Agility > Hit Rating to cap > Critical Strike Rating > Haste Rating > Mastery Rating
Again, this may not actually be your ideal stat weighting, but honestly? If you use these as your stat priorities, you'll generally be doing OK. Hit cap is, of course, 960 rating for most and 841 rating for Draenei. In general, I'd prefer to be a few points under the hit cap than be a few points over. This is because there is a finite amount of stats on your gear and hit rating over the cap is doing zero damage and is thus entirely wasted. Missing 1-5 autoshots out of 10,000 is preferable to getting no benefit from some of your gear.

This stat weighting will also be reflected in the sort of gear you choose. I strive to get all my hit from pieces that have both crit and hit, and my hitless pieces I prefer to be crit/haste. Further, I try to not have any piece of gear without any crit whatsoever, which results in most of my mastery pieces being crit/mastery. That means that when I'm reforging off my least-valued stat, mastery, the only thing I can reforge it into is haste. Some people see all of the haste I'm reforging for and think that I'm "stacking haste," and this just isn't so. I have far more critical strike rating than I do haste rating. It's just that haste is the best thing to reforge to on the pieces I'm reforging.

Gems and Gem Sockets!

Gemming is actually pretty simple these days. Agility is far and away our best stat, which is in line with it being considered a primary stat by Blizzard. Further, the requirement to activate our metagem is "socket at least 3 red gems". Therefore, we're free to socket straight agility gems, and as a general rule this is what you'll want to do, ignoring most of your socket bonuses.

Consider, however, the Wentletrap Vest. This piece has two sockets, one red socket and one blue socket, with an attached 20 agility bonus. If you were to socket two 40 agility gems in it, you would be gaining a total of 80 agility from gems. If you were to socket one 40 agility gem in the red socket and one 20 agility/20 hit gem in the blue socket though, you would have 60 agility from gems, 20 hit from gems, and another 20 agility from the socket bonus. That's a total of 80 agility and 20 hit, which is just more stats than you get from the two red gems.

What if the Wentletrap had a yellow or a blue socket instead of that red socket, though? Well, then to match the bonus you'd need another hybrid gem, bringing your total agility down to 60. People have done pretty extensive math on this and, for all specs, the extra crit and/or hit you gain from those hybrid gems doesn't outweigh the 20 lost agility. Your rule of thumb, then, is to only gem for socket bonuses which reward you with 20 or more agility per non-red socket. Here are the actual gems you'll want to use:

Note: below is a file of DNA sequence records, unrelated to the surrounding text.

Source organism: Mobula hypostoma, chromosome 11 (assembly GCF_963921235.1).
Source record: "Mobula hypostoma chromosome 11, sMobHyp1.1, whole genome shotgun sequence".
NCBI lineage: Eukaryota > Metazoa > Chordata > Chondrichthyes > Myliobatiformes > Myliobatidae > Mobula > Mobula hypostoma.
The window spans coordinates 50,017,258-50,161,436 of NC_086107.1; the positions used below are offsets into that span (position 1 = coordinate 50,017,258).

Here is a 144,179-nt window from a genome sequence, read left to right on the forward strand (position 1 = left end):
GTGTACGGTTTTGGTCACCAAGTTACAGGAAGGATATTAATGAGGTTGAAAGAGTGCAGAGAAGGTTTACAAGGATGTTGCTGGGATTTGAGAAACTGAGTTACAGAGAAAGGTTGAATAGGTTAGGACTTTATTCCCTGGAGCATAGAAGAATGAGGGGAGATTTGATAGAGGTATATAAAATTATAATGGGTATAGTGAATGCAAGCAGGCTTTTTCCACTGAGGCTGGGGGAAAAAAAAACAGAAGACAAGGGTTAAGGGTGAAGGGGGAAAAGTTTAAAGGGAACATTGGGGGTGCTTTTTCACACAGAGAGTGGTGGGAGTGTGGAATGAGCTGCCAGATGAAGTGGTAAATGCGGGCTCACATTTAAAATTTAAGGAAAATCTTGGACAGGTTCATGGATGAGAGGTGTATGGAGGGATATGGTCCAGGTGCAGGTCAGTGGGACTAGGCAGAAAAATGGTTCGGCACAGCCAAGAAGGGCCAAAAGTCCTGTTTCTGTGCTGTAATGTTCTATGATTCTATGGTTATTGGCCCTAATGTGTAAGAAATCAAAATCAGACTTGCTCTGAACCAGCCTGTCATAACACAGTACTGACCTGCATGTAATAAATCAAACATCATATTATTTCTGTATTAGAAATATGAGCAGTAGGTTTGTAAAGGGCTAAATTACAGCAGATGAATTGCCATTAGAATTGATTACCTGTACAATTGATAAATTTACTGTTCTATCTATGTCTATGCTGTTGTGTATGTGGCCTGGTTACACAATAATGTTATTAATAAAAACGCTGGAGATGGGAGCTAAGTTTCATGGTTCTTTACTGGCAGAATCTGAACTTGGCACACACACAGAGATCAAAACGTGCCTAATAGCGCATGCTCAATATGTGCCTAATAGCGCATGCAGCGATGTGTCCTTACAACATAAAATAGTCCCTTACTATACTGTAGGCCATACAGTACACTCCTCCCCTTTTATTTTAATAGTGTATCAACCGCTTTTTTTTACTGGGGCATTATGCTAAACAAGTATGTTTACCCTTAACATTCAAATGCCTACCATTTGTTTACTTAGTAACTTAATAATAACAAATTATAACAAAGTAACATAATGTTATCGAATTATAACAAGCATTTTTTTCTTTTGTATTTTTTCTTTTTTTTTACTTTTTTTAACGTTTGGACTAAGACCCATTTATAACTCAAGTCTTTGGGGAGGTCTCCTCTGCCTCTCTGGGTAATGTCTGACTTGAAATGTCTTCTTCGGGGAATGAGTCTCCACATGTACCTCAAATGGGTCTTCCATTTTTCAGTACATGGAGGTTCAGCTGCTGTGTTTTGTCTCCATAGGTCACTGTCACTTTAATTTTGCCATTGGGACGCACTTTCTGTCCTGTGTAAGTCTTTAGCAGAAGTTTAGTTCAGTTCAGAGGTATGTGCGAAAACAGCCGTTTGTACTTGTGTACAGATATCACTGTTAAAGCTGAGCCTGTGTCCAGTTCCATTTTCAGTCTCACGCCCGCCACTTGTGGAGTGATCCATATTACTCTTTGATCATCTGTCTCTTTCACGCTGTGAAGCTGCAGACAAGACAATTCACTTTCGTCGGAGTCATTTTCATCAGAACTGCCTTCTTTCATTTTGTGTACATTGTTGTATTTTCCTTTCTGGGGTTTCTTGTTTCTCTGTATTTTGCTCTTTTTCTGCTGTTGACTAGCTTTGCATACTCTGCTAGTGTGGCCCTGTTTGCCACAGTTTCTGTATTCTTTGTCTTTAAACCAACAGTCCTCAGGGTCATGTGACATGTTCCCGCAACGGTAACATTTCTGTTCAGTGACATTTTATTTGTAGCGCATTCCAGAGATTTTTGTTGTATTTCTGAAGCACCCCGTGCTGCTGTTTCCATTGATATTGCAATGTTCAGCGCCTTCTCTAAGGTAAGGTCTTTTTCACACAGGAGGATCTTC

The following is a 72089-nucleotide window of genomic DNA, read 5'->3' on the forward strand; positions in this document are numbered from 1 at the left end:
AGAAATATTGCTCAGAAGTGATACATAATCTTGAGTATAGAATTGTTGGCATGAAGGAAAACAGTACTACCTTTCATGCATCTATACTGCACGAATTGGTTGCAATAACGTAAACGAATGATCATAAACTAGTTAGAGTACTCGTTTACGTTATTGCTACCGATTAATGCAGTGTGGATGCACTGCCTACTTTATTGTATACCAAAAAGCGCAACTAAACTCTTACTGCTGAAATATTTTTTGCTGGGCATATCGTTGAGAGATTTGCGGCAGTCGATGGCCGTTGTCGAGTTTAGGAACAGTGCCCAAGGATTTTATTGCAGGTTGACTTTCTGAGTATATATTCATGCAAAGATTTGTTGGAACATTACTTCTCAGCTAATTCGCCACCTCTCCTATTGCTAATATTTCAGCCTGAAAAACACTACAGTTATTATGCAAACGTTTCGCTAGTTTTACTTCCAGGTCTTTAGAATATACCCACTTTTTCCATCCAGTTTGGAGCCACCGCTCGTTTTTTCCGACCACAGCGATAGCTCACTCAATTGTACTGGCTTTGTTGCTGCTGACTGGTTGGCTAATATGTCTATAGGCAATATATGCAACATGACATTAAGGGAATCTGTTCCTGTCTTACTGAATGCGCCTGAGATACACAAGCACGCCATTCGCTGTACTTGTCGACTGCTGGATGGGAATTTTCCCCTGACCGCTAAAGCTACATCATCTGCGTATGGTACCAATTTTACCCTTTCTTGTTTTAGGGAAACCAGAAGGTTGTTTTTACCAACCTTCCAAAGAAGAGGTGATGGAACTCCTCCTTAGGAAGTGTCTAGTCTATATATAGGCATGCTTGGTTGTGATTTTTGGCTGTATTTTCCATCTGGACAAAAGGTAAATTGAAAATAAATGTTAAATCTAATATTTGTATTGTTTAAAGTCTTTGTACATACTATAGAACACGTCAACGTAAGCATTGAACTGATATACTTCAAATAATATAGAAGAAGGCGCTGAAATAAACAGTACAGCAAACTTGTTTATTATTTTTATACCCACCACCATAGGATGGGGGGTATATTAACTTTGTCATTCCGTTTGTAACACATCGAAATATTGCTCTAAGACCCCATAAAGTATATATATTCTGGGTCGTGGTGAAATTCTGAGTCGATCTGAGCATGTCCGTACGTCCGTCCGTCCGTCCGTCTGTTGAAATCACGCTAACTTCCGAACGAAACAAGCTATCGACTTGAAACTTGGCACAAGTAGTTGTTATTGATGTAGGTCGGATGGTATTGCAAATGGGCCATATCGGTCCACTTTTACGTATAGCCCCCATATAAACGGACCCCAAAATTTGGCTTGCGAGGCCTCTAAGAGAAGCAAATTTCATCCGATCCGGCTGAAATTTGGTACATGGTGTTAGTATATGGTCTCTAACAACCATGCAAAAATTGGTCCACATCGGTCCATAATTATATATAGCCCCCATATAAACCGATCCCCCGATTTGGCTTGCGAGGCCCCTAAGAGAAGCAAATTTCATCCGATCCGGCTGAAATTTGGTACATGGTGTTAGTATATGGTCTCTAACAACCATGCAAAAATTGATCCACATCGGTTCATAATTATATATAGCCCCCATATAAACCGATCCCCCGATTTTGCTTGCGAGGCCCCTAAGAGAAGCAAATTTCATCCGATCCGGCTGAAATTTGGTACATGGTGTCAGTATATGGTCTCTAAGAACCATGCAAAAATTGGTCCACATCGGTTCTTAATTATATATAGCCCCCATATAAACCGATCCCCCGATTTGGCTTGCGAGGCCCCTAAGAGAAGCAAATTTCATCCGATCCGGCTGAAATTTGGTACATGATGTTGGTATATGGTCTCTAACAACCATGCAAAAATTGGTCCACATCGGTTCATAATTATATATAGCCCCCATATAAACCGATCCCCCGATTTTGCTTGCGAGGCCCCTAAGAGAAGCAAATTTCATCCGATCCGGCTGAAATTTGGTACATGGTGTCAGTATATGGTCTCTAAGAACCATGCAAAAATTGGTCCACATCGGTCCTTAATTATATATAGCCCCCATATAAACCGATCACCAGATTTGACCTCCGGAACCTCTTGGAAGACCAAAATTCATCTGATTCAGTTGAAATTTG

Agile Shadowspirit Diamond if you can afford it,

Item Enchantments!

Finally we get to the enchantments. There's not a whole lot of choice involved here, and all of the choice that is involved is budget-based. A lot of the top-shelf enchantments cost maelstrom crystals, and for most of us those are still out of reach. We probably won't be using all the best enchants until sometime in T12. I'm still going to list them here, though, because eventually there won't be an economic justification for using anything else.

Cadillac enchant: Peerless Stats
Hyundai enchant:  Mighty Stats
Cadillac enchant: Greater Critical Strike
Hyundai enchant: Major Agility
Cadillac enchant: Agility note: this should be the first enchant you spend crystals on
Hyundai enchant: Critical Strike
Cadillac enchant: Greater Mastery
Hyundai enchant: Major Agility
Cadillac enchant: Assassin's Step
Hyundai enchant: Earthen Vitality
Melee Weapon: Mighty Agility
Ranged Weapon:
Cadillac enchant: Flintlocke's Woodchucker does not chuck wood
Hyundai enchant: Gnomish X-Ray Scope

I'll just finish up with a couple quick notes on these. You may have noticed that a few Wrath enchants snuck in there, and that's fine. Maybe at some point they'll add a better glove enchant to the game, maybe not, but until then we're best off just adding the 20 agility. I also noted that the agility to bracers enchant should be the first thing you use your maelstrom crystals on, and I think this will be true for most of us. Replacing an enchant of 0 agility with one for 50 agility is just such a huge upgrade that it's hard to justify doing anything else first. Especially since the cloak and chest enchants are such minor upgrades from their budget versions, I'd let those slide until you and everyone in your guild had all the best melee weapon enchants, bracer enchants, etc. Like, I'd only really get those once you reached a point where there's a stack and a half of crystals sitting in the guild bank with no one using them, you know?

I haven't addressed profession perks in this post, and unless someone specifically asks about one I don't really plan to. Your professions are your professions, and taking advantage of your perks will generally result in a bonus of 80 agility one way or another. Other than that, I would pretty much expect any given person to know their profession bonuses pretty well, so it's up to you to make the best use of those.

Finally: please please just do the dailies and put on the tabards until you have the good head/shoulder enchants. It really really really doesn't take that long to finish those rep grinds, and using the crappy versions or the last-expansion versions is pretty much disrespectful to everyone else in your raid.

So that's it! It's taken me a couple months to actually write this thing, but hopefully it helps clear up any lingering doubts you had about gearing your hunter. Have fun!

Wednesday, March 2, 2011

MM Guide updated

The MM guide is updated for the AotH/AiS hotfix. I did it pretty quickly, so I probably missed something or added a typo or whatever, but I'll proof it later. I feel like I should have more to say! But I kind of don't. Ah well! Raid night tonight, hopefully we'll clear five or six bosses or so, giving us plenty of time to work on Chimaeron tomorrow.